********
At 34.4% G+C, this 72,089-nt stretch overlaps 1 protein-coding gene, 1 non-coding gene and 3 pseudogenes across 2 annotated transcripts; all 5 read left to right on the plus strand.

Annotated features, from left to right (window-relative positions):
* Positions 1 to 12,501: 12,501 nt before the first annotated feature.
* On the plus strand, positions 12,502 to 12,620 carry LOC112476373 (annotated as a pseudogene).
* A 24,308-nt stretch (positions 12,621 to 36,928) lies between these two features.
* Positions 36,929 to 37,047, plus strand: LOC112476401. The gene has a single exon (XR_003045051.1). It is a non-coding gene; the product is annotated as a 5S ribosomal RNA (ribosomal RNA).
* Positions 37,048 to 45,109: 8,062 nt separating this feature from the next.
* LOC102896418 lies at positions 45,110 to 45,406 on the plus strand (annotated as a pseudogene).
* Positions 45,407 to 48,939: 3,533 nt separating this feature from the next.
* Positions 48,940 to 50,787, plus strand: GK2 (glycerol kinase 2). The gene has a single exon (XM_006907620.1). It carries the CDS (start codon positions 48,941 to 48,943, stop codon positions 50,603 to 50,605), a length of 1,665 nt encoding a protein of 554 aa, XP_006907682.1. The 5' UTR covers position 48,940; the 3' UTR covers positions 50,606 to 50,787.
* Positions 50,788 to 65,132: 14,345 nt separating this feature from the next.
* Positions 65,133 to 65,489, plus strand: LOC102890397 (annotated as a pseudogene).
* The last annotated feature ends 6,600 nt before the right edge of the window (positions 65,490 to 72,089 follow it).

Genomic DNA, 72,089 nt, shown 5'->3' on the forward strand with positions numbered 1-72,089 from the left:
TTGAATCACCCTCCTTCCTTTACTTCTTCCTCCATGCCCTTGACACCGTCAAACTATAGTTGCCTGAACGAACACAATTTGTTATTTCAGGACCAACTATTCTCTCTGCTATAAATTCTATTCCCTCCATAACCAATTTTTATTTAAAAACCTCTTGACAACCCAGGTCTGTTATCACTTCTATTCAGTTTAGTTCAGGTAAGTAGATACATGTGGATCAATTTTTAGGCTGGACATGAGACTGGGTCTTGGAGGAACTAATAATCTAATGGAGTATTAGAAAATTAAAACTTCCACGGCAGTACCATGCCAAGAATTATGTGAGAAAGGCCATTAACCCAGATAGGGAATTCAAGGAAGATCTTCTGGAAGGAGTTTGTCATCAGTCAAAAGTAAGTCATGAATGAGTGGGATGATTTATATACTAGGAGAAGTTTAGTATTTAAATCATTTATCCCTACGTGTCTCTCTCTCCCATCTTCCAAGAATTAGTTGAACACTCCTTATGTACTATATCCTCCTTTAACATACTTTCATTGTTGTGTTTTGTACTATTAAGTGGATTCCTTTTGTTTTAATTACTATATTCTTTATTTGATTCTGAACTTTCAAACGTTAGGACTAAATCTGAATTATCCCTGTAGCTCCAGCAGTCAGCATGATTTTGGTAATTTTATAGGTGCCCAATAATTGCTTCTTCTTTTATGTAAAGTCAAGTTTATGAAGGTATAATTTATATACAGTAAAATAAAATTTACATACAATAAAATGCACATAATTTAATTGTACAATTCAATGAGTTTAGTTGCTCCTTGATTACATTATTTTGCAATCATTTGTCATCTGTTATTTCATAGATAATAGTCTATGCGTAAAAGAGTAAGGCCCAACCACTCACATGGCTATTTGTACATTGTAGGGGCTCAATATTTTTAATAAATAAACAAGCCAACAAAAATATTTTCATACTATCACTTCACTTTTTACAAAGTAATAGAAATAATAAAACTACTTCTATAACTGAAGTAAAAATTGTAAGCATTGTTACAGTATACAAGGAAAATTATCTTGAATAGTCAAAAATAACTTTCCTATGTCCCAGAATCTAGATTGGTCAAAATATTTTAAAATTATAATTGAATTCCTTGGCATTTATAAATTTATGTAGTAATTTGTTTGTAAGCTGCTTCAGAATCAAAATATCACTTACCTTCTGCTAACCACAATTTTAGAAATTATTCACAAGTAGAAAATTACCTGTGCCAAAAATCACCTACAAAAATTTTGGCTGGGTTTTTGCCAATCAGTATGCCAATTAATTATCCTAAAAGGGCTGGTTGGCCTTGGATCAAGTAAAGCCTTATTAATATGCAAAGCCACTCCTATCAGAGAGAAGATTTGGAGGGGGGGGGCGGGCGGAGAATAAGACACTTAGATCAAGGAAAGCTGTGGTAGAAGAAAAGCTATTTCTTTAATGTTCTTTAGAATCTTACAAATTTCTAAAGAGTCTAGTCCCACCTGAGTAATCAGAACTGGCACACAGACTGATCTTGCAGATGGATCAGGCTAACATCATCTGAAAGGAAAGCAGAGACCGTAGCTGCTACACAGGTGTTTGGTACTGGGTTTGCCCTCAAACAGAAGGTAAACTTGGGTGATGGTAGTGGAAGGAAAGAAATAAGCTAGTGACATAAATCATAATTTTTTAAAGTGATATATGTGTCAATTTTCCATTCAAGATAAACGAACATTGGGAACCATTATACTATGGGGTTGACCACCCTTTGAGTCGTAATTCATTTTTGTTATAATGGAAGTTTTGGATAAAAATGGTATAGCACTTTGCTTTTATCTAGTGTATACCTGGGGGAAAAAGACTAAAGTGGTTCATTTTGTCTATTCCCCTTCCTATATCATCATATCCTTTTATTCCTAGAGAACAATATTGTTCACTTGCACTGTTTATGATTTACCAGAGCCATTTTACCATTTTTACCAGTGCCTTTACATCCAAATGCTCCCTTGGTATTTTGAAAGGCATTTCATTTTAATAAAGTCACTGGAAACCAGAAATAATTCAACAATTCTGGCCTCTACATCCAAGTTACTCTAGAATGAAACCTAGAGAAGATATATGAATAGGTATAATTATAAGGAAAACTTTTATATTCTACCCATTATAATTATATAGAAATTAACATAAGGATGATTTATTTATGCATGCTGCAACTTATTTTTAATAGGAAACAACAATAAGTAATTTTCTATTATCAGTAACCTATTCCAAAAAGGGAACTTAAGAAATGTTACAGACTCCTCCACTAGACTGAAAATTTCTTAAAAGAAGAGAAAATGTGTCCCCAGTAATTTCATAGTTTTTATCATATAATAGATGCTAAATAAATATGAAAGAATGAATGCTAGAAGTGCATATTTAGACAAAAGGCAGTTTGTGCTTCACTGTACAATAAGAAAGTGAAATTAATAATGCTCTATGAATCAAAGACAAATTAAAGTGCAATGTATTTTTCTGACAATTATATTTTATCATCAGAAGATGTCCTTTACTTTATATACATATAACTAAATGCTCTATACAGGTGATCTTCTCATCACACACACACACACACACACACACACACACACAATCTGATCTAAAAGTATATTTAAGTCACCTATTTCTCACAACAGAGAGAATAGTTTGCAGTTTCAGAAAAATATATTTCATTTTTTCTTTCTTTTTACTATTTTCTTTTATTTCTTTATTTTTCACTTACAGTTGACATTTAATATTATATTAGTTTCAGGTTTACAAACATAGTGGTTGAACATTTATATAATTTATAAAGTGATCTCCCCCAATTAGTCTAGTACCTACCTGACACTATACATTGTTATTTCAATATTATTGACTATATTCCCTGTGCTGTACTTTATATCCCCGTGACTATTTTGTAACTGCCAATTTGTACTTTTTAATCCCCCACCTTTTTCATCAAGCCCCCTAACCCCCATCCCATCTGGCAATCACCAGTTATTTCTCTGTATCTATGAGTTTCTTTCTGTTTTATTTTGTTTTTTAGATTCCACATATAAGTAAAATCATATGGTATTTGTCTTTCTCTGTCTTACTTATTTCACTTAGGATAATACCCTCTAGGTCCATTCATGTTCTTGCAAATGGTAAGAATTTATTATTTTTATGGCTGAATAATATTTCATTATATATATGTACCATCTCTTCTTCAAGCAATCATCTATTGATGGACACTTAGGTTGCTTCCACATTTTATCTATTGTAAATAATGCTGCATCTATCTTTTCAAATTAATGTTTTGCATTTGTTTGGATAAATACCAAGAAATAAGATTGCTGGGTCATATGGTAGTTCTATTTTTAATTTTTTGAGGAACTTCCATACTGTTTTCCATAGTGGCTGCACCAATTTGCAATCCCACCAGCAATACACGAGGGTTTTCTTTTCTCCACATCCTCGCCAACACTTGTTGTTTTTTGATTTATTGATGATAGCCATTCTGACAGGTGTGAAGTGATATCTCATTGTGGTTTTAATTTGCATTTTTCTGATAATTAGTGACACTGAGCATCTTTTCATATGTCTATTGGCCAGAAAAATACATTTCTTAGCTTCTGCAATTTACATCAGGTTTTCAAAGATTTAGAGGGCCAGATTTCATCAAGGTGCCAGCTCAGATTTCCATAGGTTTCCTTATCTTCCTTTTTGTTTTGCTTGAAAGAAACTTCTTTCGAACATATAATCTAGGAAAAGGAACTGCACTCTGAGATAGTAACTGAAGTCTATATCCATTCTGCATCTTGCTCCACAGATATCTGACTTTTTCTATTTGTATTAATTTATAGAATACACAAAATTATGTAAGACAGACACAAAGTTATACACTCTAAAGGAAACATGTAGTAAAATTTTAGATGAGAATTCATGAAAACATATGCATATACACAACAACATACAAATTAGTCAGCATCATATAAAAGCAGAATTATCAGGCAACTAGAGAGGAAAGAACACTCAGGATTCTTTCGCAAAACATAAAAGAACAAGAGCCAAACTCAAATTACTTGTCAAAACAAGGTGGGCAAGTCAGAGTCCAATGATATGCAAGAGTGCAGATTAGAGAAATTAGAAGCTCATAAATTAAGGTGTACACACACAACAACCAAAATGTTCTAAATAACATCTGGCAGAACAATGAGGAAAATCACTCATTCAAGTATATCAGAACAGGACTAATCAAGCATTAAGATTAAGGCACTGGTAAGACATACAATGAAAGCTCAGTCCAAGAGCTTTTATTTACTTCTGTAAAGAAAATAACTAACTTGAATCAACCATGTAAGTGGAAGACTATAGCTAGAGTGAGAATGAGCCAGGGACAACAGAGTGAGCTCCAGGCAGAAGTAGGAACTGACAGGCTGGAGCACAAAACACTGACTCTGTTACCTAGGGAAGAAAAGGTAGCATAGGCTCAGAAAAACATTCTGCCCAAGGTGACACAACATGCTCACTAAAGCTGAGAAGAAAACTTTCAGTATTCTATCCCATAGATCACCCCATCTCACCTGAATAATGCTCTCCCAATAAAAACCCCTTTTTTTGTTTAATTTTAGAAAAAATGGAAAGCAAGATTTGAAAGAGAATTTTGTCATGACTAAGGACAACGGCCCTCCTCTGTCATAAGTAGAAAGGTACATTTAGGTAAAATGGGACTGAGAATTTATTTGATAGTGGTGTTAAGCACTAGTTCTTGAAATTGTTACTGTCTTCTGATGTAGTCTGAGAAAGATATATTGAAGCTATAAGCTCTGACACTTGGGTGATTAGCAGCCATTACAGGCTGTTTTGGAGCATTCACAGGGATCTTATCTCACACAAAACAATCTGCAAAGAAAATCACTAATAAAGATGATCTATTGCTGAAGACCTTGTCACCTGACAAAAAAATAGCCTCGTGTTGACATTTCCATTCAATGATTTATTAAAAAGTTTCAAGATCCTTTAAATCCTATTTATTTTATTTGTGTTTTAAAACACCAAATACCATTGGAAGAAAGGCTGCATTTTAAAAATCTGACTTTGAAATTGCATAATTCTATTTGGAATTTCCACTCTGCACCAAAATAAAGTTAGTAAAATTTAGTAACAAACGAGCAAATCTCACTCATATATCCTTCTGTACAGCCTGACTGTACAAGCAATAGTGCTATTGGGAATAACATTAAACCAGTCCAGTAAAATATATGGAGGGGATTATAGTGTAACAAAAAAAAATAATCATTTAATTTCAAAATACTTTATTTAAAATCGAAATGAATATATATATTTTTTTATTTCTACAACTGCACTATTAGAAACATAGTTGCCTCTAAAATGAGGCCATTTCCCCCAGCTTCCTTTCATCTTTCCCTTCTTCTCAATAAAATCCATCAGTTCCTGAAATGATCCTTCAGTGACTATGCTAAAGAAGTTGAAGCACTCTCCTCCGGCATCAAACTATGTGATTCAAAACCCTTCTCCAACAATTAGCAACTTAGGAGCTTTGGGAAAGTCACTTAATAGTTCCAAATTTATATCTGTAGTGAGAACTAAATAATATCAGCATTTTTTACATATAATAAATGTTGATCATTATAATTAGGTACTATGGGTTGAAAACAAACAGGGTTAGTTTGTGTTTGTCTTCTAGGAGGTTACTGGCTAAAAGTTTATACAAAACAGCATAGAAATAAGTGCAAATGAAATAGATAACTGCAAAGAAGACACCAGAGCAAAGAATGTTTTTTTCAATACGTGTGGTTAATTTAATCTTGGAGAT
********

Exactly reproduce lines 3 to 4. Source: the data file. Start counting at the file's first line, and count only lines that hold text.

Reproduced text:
* Positions 1 to 12,501: 12,501 nt before the first annotated feature.
* On the plus strand, positions 12,502 to 12,620 carry LOC112476373 (annotated as a pseudogene).